The committees will serve as an important link in determining care, said Barfield in a press telebriefing on the subject. The committees, which are multidisciplinary groups comprised of state or local experts, review maternal deaths and circumstances to better understand how to prevent future deaths, said Barfield.
“These committees examine all available data sources, including medical records and social services records, to determine the factors that contributed to the death, determine preventability, and suggest specific prevention strategies,” stated Barfield. “This is a critical level of information we cannot get from reviewing just death certificates alone, and this is why MMRCs are so important to our understanding of this issue.”
The committees have suggested prevention methods to address contributing factors at the healthcare provider, facility, and system levels, as well as at the patient and community levels, said Barfield. For instance, at the healthcare facility and systems levels, work remains to standardize responses to obstetric emergencies to make sure women receive recommended care when hemorrhaging or experiencing infection.
Another strategy is to develop policies to ensure high-risk women are delivered at hospitals with specialized healthcare providers and equipment. Also, cross-communication and collaboration among providers must be encouraged, said Barfield.
How can clinicians reduce pregnancy-related deaths? By helping patients manage chronic conditions, communicating about warning signs, and using tools to flag warning signs early. Educate patients about warning symptoms of complications, and what to do when they occur. (The federal Office on Women’s Health offers links to free, reproducible fact sheets on many conditions at: https://bit.ly/2PdEies.)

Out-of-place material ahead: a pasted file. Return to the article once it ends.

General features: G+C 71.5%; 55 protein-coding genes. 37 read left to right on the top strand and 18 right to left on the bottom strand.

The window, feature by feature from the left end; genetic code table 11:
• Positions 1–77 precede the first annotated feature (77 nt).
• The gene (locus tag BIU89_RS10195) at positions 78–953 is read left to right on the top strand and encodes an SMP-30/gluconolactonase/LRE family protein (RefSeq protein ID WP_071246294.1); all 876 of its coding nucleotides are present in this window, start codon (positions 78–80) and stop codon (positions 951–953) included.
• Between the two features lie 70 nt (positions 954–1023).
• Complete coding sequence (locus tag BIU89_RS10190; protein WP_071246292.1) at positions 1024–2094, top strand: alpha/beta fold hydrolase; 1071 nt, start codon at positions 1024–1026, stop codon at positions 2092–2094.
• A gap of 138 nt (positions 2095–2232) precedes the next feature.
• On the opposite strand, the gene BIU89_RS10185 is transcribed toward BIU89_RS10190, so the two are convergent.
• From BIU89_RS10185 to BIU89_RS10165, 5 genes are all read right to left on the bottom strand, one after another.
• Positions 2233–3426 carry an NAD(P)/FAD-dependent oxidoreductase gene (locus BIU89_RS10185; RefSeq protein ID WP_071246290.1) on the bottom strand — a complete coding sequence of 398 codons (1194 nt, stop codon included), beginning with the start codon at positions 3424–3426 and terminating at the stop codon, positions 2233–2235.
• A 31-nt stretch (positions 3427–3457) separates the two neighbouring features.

During delivery, help standardize patient care by seeing that high-risk women are delivered at hospitals with specialized providers and equipment. After delivery, continue to communicate with patients about warning signs and encourage prompt follow-up care.
“Ensuring quality care for mothers throughout their pregnancies and postpartum should be among our nation’s highest priorities,” said CDC Director Robert Redfield, MD. “Though most pregnancies progress safely, I urge the public health community to increase awareness with all expectant and new mothers about the signs of serious pregnancy complications and the need for preventive care that can and does save lives.”
Financial Disclosure: Consulting Editor Robert A. Hatcher, MD, MPH, Nurse Planner Melanie Deal, MS, WHNP-BC, FNP-BC, Author Rebecca Bowers, Editor Jill Drachenberg, Editor Jonathan Springston, and Editorial Group Manager Leslie Coplin report no consultant, stockholder, speaker’s bureau, research, or other financial relationships with companies having ties to this field of study.